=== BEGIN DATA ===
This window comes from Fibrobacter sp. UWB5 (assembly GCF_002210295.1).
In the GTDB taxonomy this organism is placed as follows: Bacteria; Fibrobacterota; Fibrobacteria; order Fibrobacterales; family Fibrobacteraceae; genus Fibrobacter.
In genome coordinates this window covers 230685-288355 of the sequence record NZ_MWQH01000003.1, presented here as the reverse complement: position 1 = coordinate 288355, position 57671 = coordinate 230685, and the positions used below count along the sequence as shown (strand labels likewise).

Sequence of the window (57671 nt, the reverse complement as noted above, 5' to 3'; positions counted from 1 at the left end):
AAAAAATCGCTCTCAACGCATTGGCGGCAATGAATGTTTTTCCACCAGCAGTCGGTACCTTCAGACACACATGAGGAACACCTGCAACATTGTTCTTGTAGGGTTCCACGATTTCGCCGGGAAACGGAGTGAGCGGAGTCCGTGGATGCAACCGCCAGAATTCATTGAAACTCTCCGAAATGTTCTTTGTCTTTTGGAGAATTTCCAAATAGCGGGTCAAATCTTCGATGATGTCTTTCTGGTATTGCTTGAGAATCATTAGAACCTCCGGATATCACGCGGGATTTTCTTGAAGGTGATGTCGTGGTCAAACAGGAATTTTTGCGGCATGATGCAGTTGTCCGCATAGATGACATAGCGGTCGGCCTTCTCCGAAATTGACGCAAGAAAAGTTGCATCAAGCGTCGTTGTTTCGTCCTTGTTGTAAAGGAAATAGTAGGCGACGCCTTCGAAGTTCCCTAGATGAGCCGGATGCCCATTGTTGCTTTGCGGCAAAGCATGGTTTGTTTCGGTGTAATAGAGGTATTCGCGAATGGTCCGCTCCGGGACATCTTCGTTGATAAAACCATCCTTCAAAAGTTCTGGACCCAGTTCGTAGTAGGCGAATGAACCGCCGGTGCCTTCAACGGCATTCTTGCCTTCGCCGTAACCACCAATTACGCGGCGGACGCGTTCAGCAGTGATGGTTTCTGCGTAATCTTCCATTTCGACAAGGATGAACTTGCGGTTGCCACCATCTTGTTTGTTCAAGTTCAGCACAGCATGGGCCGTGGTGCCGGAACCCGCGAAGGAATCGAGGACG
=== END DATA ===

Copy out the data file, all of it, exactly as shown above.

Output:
This window comes from Fibrobacter sp. UWB5 (assembly GCF_002210295.1).
In the GTDB taxonomy this organism is placed as follows: Bacteria; Fibrobacterota; Fibrobacteria; order Fibrobacterales; family Fibrobacteraceae; genus Fibrobacter.
In genome coordinates this window covers 230685-288355 of the sequence record NZ_MWQH01000003.1, presented here as the reverse complement: position 1 = coordinate 288355, position 57671 = coordinate 230685, and the positions used below count along the sequence as shown (strand labels likewise).

Sequence of the window (57671 nt, the reverse complement as noted above, 5' to 3'; positions counted from 1 at the left end):
AAAAAATCGCTCTCAACGCATTGGCGGCAATGAATGTTTTTCCACCAGCAGTCGGTACCTTCAGACACACATGAGGAACACCTGCAACATTGTTCTTGTAGGGTTCCACGATTTCGCCGGGAAACGGAGTGAGCGGAGTCCGTGGATGCAACCGCCAGAATTCATTGAAACTCTCCGAAATGTTCTTTGTCTTTTGGAGAATTTCCAAATAGCGGGTCAAATCTTCGATGATGTCTTTCTGGTATTGCTTGAGAATCATTAGAACCTCCGGATATCACGCGGGATTTTCTTGAAGGTGATGTCGTGGTCAAACAGGAATTTTTGCGGCATGATGCAGTTGTCCGCATAGATGACATAGCGGTCGGCCTTCTCCGAAATTGACGCAAGAAAAGTTGCATCAAGCGTCGTTGTTTCGTCCTTGTTGTAAAGGAAATAGTAGGCGACGCCTTCGAAGTTCCCTAGATGAGCCGGATGCCCATTGTTGCTTTGCGGCAAAGCATGGTTTGTTTCGGTGTAATAGAGGTATTCGCGAATGGTCCGCTCCGGGACATCTTCGTTGATAAAACCATCCTTCAAAAGTTCTGGACCCAGTTCGTAGTAGGCGAATGAACCGCCGGTGCCTTCAACGGCATTCTTGCCTTCGCCGTAACCACCAATTACGCGGCGGACGCGTTCAGCAGTGATGGTTTCTGCGTAATCTTCCATTTCGACAAGGATGAACTTGCGGTTGCCACCATCTTGTTTGTTCAAGTTCAGCACAGCATGGGCCGTGGTGCCGGAACCCGCGAAGGAATCGAGGACG